Created the Monday 18 March 2019. Updated 2 months, 1 week ago.
Adversaries may use exception-based anti-debugging techniques to detect whether their code is being executed in a debugger. These techniques rely on the fact that most debuggers will trap exceptions and not immediately pass them to the process being debugged for handling.
By triggering an exception and checking whether it is handled properly, the adversary's code can determine whether it is being executed in a debugger and take appropriate action, such as exiting or altering its behavior. This can be achieved using interrupt instructions such as INT 3 or UD2 to trigger the exception. This technique can be used to evade detection and make reverse engineering more difficult.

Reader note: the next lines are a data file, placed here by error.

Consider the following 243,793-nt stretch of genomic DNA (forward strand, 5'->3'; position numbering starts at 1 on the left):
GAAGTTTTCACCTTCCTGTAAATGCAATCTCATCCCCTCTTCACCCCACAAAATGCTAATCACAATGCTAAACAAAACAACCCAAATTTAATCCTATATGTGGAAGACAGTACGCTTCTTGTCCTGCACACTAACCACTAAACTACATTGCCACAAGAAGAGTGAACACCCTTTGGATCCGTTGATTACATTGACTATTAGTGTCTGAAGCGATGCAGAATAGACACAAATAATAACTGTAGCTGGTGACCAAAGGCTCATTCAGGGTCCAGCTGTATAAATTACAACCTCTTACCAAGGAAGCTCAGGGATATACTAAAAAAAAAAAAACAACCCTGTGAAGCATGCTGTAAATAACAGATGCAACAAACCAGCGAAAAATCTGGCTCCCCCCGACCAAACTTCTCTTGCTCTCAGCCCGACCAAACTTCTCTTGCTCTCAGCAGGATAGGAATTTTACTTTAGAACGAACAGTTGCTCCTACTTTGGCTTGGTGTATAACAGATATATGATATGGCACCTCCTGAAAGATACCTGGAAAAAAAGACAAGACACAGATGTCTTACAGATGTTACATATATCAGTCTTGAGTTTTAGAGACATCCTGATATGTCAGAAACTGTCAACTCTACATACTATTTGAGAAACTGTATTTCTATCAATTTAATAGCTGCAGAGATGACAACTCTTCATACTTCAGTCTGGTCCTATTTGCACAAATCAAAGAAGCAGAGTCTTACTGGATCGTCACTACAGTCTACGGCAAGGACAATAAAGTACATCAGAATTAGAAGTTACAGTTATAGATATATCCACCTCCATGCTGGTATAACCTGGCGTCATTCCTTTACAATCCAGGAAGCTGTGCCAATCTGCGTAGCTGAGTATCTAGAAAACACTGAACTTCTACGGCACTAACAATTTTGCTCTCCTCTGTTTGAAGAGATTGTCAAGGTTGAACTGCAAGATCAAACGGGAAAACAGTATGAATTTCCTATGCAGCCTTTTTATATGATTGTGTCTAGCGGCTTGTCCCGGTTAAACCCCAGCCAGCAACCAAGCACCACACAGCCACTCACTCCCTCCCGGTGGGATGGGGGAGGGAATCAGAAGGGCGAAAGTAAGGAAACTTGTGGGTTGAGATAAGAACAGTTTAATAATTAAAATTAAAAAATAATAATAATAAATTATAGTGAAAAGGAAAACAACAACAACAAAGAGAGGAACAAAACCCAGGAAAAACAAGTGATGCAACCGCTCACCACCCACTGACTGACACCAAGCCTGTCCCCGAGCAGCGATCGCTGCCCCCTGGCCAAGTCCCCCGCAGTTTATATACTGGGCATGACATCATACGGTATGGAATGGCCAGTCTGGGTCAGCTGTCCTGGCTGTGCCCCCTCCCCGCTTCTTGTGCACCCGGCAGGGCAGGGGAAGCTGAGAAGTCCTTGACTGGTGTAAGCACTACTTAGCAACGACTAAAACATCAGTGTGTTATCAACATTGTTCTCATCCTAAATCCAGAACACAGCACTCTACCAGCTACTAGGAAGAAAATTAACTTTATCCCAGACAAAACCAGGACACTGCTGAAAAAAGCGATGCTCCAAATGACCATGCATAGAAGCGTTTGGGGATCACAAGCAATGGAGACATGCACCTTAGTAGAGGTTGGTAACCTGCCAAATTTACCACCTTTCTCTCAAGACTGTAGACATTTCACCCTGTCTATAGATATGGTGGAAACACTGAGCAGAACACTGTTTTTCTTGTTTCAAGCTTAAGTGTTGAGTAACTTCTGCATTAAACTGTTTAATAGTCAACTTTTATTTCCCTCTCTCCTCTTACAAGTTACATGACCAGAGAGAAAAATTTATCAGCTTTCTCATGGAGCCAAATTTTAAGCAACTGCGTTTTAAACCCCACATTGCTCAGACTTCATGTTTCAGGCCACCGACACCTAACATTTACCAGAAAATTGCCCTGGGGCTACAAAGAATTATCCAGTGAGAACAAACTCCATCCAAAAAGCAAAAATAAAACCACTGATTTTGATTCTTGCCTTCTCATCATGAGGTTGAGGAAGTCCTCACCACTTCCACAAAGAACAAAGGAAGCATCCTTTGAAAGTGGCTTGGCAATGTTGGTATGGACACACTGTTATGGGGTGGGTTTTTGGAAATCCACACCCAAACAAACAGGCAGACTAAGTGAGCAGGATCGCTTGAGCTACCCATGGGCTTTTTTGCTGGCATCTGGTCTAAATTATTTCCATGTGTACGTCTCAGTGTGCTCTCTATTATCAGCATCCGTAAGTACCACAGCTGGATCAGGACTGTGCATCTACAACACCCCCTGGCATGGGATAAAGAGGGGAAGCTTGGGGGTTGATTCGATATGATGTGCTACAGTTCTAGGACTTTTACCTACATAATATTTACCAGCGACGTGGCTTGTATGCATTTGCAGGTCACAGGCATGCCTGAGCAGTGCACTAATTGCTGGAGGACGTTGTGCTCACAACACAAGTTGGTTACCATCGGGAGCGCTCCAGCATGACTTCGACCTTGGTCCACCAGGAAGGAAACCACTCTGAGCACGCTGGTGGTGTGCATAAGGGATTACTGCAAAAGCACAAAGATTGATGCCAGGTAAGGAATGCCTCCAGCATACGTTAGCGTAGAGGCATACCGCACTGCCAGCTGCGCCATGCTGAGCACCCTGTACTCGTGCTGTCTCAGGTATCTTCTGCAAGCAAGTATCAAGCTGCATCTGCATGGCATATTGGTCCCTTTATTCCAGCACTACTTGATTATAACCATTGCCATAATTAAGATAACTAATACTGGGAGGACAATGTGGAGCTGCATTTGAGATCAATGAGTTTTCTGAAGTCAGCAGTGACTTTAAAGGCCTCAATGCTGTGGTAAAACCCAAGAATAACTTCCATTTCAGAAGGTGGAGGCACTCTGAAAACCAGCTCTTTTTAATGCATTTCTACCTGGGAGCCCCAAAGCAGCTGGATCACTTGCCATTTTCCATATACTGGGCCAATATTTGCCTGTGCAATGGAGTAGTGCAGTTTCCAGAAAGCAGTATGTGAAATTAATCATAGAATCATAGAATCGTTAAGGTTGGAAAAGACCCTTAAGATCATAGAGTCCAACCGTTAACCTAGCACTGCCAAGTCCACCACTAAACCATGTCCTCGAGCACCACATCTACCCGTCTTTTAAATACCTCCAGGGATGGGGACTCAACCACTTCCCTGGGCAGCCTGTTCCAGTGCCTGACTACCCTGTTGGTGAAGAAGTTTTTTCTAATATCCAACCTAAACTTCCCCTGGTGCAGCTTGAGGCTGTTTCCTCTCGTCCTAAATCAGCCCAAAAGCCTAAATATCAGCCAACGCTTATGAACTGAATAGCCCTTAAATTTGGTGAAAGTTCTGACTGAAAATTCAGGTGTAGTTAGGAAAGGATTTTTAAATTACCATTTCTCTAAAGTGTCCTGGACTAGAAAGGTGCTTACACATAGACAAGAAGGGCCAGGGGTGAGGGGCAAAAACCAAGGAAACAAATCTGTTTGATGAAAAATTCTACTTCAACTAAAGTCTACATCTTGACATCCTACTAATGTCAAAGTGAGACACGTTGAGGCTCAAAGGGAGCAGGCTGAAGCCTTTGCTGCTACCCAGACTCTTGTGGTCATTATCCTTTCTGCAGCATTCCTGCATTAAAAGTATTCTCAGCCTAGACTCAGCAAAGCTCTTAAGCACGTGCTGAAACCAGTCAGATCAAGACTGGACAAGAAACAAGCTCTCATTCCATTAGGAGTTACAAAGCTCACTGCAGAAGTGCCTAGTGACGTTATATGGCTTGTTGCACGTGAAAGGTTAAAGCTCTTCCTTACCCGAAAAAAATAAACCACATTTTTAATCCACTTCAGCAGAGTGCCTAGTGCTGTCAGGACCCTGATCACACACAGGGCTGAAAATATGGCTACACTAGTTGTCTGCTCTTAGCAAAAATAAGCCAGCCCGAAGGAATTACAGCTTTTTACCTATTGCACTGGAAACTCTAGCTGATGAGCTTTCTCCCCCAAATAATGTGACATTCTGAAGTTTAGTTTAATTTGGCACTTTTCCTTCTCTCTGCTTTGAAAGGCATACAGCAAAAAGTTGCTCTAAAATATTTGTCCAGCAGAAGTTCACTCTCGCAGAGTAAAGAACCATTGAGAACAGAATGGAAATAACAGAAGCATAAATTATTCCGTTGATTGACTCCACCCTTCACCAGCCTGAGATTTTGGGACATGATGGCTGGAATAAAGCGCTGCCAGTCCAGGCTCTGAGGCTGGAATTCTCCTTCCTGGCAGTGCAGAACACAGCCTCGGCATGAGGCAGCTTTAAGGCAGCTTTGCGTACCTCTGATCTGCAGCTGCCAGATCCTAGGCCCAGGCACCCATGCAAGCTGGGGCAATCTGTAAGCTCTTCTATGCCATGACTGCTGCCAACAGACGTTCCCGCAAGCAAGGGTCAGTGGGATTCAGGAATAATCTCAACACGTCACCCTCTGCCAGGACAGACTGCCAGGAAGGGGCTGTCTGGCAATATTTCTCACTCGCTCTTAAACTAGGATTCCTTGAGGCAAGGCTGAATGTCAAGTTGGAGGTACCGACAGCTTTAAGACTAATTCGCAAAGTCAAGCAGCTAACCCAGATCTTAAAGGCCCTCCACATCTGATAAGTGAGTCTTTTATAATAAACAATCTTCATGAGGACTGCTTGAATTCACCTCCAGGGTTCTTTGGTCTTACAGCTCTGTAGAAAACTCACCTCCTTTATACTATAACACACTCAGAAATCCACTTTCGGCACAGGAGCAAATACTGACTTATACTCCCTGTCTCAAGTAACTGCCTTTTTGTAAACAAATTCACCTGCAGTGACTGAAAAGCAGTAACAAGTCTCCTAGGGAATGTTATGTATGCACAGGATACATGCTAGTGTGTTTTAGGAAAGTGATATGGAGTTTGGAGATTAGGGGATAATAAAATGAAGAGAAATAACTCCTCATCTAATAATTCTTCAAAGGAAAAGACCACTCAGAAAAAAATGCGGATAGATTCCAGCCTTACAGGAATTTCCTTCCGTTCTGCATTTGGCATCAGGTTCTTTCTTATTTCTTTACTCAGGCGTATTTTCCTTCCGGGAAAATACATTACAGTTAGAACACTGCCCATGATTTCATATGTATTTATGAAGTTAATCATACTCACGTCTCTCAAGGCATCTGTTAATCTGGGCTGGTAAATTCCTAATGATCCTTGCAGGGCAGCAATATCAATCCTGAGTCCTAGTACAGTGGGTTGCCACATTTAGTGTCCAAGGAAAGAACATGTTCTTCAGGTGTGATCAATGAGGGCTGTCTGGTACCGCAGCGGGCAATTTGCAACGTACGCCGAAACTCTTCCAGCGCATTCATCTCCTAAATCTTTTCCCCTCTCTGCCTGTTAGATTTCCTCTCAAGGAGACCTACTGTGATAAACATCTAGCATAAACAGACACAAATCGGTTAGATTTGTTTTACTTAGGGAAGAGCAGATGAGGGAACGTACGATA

Featured Windows API's
Below, you will find a list of the most commonly used Windows API's that are currently utilized by malware authors for current evasion technique. This list is meant to provide an overview of the API's that are commonly used for this purpose. If there are any API's that you feel should be included on this list, please do not hesitate to contact us. We will be happy to update the list and provide any additional information or documentation that may be helpful.